Education is rapidly changing. Hybrid and distance learning have transformed the industry, and this has been accelerated during the COVID-19 pandemic. Back when I was attending grad school at Wharton, the “digital divide” was just a future concept. That concept is now a reality. For example, if my children don’t have consistent, secure access to the internet in a performant manner, their learning, and overall education is compromised. From the evolving role of the campus and classroom to resource constraints, financing challenges, and mounting security threats—today is a time of unparalleled change that has a real impact on societies around the world.
As such, educators are reinventing education in real-time. The future of education must be based on solutions that are simple to use, work together seamlessly, and are backed by world-class support.
That’s where we come in.
To better understand some of the challenges educational institutions are facing today, I’d like to share a few stories. Stories about organizations partnering with Cisco to deploy intent-based networking (IBN) solutions for their digital transformation to ensure the digital divide does not impact the ability to deliver quality education en masse.
The Douglas County School District is Colorado’s third-largest, serving almost 70,000 students from preschool through 12th grade. The district includes 89 schools spread across an area of 850 square miles.
Faced with a move to a new data center several years ago, the Douglas County IT team had an important decision to make. Should they continue using legacy networking technology or move to Cisco ACI, the industry’s leading software-defined networking (SDN) solution? At the time, few public sector organizations were using SDN.
The programmability of Cisco ACI has made other automation efforts significantly easier. The IT team can use Python scripts to push configuration changes, and load balancers are also programmatically configured. The goal for the IT team is a single program that will do all the necessary infrastructure configuration for a new application, including networking, load balancing, and spinning up virtual machines (VMs).
In higher education, networking technology is not only essential for teaching, collaboration, and research, but it is key to attracting and keeping the best students. Students who expect a wireless network that “just works.” With 24,000 devices connected concurrently on a given day, San Jose State University needed a trusted partner to provide the exceptional wireless experience its students demand.
SJSU faced a variety of challenges in delivering this exceptional experience:
- Wireless data consumption was growing 20% annually, demanding more from their network.
- SJSU wanted to use behavior insights on students, guests, and users to enhance the on-campus experience.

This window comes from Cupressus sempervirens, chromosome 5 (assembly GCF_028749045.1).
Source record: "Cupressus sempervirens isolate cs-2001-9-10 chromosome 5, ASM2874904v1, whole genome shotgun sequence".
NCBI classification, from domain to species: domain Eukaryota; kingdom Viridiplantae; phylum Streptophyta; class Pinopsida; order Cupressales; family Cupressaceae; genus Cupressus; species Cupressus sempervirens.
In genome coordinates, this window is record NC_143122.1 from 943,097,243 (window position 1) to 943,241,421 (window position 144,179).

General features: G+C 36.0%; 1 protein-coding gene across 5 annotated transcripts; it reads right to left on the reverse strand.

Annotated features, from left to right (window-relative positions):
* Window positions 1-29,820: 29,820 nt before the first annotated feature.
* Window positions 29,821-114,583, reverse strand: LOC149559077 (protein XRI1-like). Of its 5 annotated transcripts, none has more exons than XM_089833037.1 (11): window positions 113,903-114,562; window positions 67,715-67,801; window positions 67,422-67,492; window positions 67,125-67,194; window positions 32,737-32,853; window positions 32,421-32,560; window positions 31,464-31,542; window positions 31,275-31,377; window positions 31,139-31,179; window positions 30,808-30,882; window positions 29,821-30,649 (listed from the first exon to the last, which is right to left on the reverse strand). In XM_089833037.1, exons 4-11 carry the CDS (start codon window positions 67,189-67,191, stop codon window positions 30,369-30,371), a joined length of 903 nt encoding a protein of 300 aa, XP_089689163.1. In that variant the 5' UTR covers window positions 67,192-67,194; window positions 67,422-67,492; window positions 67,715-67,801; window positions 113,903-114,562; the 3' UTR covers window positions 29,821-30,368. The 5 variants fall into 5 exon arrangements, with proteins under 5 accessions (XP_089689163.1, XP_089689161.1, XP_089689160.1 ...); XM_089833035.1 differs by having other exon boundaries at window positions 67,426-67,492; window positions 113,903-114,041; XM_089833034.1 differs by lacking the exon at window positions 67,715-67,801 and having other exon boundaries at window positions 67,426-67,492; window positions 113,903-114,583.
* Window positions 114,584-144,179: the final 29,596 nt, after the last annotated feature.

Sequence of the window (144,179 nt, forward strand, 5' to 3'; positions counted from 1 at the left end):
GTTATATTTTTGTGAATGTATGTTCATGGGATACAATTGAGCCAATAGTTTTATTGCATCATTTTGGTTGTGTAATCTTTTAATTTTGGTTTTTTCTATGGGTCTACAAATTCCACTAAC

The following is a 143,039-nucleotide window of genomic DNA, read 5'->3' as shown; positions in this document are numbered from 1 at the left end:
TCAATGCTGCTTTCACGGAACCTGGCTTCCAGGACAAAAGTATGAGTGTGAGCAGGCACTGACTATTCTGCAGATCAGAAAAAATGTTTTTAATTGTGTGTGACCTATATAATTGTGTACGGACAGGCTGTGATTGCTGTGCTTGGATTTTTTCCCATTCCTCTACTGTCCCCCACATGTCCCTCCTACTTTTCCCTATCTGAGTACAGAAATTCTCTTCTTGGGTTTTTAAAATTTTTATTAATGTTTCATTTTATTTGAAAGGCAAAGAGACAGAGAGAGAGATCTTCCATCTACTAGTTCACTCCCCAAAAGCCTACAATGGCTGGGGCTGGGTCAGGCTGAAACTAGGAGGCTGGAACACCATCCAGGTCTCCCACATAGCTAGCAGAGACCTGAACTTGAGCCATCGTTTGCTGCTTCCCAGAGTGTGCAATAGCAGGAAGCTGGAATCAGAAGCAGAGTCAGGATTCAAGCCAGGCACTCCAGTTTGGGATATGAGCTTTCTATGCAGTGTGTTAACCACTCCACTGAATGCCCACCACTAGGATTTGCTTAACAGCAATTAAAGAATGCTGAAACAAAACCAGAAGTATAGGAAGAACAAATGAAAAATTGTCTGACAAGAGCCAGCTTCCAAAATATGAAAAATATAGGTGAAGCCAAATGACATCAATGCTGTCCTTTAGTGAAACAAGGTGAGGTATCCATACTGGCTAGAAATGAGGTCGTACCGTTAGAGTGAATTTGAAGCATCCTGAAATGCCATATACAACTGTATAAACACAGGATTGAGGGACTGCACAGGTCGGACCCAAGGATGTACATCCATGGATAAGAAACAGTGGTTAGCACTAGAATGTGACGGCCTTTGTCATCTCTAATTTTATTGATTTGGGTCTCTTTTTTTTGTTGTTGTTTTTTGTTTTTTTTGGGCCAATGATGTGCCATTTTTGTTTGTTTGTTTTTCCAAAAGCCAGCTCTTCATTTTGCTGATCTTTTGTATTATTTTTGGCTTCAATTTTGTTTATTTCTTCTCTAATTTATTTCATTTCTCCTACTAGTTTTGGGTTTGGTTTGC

- Bringing thousands of wireless devices online was manual, requiring three people to touch access points before deployment.
- Even brief service interruptions impacted student productivity and perception of the service and school.
After partnering with Cisco, SJSU decided to use Cisco DNA Center, Cisco DNA Assurance, Cisco DNA Spaces, and Cisco Catalyst 9800 Series Wireless Controllers. SJSU wanted automation, visibility, and predictability across the network, and they got it. Here are the results:
SJSU is achieving its goal to use the Cisco-powered network as a platform for limitless access for its students.
Aventus is a secondary vocational and training school in the Netherlands. Like many other institutions, they shut down in March 2020. After getting approved to come back with a reduced 15% capacity in September, Aventus decided to adapt. Their priorities were clear: leverage technology to bring back students and staff safely.
Enforcing and monitoring physical distancing protocols can be difficult. Without the right tech, you might have to hire additional security to patrol the buildings and monitor activity. Luckily, a couple years prior, Aventus deployed Cisco DNA to power their infrastructure.
After deciding they needed a technology-based solution, Aventus approached Cisco. It became clear that Cisco DNA Spaces was the ideal cloud-based location services platform for the school. Cisco DNA Spaces enables them to map out their campuses using the Wi-Fi access points that all the students and staff are connected to. Here were the results:
Aventus anticipates using Cisco DNA Spaces even when they don’t need to abide by physical distancing guidelines. Now when they have their yearly open house events, Aventus can track student interest in different areas of the campus. Additionally, they want to build an app that lets students navigate to the individual buildings on campus. Using an integrator with Cisco DNA Spaces, students will see exactly where they need to go within each building.
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